April 2024Feature articles

New alternative to emergency treatment for patients with irregular heartbeat

Clinical Access Service broadens scope to include atrial fibrillation

As soon as Heidy Jampen felt her heart starting to beat rapidly and irregularly, she knew she needed help—a situation that was soon confirmed when she saw her general practitioner.

But where to get the assistance she needed? The Emergency Department seemed like the obvious answer, but this wasn’t exactly an emergency. Although Ms. Jampen’s condition was serious, it was not so urgent that she had to be put on a fast-track for treatment.

Fortunately, a solution was available: The JGH’s Clinical Access Service had just broadened its scope to include patients with atrial fibrillation, the cardiac condition afflicting Ms. Jampen.

Since 2018, the Clinical Access Service, in the Medical Day Hospital in Pavilion K, has served as an alternative to the Emergency Department for patients who need prompt—but not immediate—care for certain types of serious medical conditions. In late January, atrial fibrillation was added to the list.

As a result, the referral from Ms. Jampen’s doctor was received on January 30 and an appointment was arranged for February 1, three days after the Service became available to patients with atrial fibrillation.

Accompanied by her daughter, Ms. Jampen underwent an electrocardiogram and was given a prescription for blood thinner to prevent clots, with additional tests performed later in February.

Where? When?

The Clinical Access Service is located in the Medical Day Hospital on the ground floor of Pavilion K. It sees patients by referral only, from 8:00 a.m. to 4:00 p.m., Monday through Friday.

“I’m so grateful I was seen with so little delay,” Ms. Jampen says. “Am I satisfied? Oh my goodness, yes! Everyone was wonderful.”

In addition to atrial fibrillation, the Clinical Access Service continues to see patients who are suspected of having:

  • Deep vein thrombosis (a blood clot)
  • A mini-stroke (a transient ischemic attack) in the previous two to 14 days

It also sees those who have:

  • Vaginal bleeding in the first trimester of pregnancy
  • Biliary colic and gallstones
  • Lung nodules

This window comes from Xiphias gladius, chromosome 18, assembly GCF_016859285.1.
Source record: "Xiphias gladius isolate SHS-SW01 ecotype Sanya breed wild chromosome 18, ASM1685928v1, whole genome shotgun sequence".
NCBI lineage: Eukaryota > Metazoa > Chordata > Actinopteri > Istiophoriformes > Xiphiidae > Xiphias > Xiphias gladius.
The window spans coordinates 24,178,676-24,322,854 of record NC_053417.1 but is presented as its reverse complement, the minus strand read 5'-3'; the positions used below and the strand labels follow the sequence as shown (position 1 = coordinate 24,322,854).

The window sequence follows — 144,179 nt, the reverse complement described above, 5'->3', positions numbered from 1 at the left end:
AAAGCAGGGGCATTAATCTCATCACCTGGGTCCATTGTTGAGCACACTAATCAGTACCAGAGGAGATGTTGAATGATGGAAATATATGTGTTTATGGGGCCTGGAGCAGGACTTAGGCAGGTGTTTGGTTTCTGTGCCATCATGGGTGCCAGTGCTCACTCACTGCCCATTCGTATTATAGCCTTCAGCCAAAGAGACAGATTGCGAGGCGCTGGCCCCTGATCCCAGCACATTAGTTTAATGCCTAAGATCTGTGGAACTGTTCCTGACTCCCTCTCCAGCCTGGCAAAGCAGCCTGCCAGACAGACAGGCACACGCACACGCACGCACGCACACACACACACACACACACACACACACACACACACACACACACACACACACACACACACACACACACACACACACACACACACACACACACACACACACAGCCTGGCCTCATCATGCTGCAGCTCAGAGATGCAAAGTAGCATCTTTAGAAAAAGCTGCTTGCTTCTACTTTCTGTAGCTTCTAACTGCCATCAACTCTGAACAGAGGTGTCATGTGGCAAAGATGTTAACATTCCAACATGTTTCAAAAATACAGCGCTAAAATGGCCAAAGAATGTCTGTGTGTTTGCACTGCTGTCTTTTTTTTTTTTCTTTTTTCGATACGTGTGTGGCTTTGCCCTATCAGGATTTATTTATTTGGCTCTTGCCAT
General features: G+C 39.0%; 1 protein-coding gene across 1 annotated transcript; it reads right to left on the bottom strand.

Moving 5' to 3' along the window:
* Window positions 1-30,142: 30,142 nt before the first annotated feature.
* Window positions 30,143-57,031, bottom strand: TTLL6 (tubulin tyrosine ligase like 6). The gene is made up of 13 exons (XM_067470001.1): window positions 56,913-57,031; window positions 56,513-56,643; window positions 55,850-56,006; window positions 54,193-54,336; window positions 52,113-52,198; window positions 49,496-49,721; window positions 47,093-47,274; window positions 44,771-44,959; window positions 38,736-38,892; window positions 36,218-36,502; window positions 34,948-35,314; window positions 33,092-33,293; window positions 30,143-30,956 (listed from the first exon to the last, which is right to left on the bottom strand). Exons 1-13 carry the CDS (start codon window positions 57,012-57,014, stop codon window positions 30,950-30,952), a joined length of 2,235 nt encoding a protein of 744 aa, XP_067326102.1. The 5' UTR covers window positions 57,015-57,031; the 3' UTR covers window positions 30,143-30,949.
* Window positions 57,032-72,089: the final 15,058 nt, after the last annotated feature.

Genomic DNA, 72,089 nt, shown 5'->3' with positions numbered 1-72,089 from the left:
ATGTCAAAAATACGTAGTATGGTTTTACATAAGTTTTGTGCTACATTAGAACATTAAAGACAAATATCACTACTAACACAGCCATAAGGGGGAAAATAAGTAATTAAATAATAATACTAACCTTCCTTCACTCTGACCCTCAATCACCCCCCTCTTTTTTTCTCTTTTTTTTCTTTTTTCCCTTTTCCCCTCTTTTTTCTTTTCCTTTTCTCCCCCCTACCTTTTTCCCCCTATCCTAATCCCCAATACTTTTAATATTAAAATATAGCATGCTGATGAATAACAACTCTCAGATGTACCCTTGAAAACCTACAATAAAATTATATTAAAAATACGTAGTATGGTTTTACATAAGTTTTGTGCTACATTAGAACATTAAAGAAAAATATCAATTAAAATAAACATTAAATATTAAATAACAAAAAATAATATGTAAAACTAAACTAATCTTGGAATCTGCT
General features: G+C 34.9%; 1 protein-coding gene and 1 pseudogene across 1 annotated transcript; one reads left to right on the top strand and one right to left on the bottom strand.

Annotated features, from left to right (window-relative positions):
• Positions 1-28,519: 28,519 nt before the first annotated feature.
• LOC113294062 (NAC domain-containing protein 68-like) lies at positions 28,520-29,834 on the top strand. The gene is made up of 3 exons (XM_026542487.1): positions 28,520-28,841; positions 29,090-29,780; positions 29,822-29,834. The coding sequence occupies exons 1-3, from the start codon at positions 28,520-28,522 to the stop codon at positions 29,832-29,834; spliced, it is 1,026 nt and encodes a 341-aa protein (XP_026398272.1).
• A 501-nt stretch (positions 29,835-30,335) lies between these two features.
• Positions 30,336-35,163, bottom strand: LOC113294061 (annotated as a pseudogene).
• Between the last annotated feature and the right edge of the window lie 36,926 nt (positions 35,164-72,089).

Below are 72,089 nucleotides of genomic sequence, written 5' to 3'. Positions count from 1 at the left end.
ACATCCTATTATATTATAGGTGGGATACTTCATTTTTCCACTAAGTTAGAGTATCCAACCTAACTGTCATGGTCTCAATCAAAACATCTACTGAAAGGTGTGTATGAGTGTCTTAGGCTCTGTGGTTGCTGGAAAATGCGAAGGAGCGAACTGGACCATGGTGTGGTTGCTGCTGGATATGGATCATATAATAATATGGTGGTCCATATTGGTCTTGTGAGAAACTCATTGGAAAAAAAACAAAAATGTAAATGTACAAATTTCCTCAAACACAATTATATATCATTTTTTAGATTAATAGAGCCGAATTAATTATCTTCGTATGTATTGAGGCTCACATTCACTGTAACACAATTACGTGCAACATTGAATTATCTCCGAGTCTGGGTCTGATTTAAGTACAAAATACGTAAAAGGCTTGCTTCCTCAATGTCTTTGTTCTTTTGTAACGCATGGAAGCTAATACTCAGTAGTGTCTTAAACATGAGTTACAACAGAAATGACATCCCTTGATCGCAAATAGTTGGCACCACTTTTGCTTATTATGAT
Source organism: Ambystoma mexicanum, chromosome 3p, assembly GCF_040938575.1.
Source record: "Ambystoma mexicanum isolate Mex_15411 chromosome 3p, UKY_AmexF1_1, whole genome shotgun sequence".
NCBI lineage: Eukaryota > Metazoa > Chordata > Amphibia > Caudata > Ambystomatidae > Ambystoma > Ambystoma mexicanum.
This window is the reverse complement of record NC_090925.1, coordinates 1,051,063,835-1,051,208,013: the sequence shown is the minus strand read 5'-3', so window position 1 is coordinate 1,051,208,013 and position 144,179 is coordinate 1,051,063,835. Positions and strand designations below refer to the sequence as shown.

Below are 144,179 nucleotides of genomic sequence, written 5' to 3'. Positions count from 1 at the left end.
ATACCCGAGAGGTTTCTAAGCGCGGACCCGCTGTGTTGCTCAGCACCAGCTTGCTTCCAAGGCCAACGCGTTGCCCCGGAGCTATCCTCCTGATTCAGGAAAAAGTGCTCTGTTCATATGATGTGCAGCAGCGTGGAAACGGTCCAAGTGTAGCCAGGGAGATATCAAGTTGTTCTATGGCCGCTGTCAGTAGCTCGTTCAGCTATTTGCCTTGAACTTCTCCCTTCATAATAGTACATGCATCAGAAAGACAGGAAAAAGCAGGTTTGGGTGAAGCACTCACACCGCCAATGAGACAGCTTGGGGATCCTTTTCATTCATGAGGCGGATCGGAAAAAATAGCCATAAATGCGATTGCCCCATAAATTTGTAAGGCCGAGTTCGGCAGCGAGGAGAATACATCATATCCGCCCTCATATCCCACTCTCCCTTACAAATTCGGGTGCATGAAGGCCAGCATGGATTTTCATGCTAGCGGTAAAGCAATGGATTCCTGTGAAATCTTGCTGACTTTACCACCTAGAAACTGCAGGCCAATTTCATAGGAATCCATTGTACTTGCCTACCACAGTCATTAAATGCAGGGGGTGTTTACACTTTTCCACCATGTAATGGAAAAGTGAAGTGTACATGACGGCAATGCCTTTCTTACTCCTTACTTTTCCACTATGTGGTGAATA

• Painful inflammation of the colon (diverticulitis)

Besides helping to relieve the burden on the JGH’s Emergency Department, the Clinical Access Service conforms closely with the objectives of Care Everywhere, the broad-based, patient-centred approach to care in CIUSSS West-Central Montreal.

In implementing Care Everywhere, the network is striving for the best outcomes by providing patients with the right care at the right time in the location that is the safest, most appropriate and most convenient. In this instance, the Clinical Access Service is the most appropriate location for patients whose pressing needs (but stable condition) fall short of emergency status.

“The whole environment was very warm and very professional.”

Jessica Pinto, Head Nurse of the Service and of the Medical Day Hospital, says atrial fibrillation was added to the list in response to the growing number of cardiac patients who are turning for care to the JGH.

“The launch was a team effort and a major collaboration,” she says. “We worked with the Division of Cardiology, the Pharmacy and the imaging departments to make sure patients can easily get the tests, treatment and information they need.”

In general, Ms. Pinto explains, patients are referred by a family physician or nurse practitioner. However, if a patient happens to go on their own to the Emergency Department, the Emergency physician may decide that this person can best be helped with a referral to the Clinical Access Service.

Ms. Pinto also takes pride in the fact that the clinic is led by nurses “who run the show by using their critical thinking, judgment and experience. Of course, they collaborate with doctors whenever there’s any uncertainty or a need for medical guidance.”

“It’s the nurses who do all of the investigations and treatment,” adds the Service’s Clinical Nurse Specialist, Sorphea Hul. “They also handle the referral process after the patient is done with the Clinical Access Service.”

For Ms. Jampen, a big advantage was being seen in surroundings that are calmer than the Emergency Department, with ample opportunity to speak with members of staff, including a nurse who consulted with Ms. Jampen about her condition.

“The nurse put me at ease and made sure I got what I needed,” she says. “In fact, the whole environment was very warm and very professional.”

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